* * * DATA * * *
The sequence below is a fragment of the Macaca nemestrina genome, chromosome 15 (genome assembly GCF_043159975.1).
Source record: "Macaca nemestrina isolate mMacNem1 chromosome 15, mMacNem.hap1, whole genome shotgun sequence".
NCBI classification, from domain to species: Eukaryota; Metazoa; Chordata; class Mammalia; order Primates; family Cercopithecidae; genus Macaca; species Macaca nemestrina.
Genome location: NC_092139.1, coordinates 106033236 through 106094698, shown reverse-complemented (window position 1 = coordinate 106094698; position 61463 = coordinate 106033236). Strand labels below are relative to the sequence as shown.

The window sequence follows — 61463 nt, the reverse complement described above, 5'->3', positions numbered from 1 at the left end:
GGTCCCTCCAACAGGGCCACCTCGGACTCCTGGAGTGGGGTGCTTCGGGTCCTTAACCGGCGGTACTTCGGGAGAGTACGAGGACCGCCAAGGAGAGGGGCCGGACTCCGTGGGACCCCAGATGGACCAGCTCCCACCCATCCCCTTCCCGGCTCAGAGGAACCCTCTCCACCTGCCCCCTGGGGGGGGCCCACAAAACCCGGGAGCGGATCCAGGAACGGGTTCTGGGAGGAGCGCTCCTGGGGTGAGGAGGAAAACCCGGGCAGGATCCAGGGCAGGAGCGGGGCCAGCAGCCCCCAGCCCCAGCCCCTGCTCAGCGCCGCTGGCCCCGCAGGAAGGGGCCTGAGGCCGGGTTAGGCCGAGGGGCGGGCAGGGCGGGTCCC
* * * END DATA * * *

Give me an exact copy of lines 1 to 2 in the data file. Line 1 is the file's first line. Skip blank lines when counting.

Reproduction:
The sequence below is a fragment of the Macaca nemestrina genome, chromosome 15 (genome assembly GCF_043159975.1).
Source record: "Macaca nemestrina isolate mMacNem1 chromosome 15, mMacNem.hap1, whole genome shotgun sequence".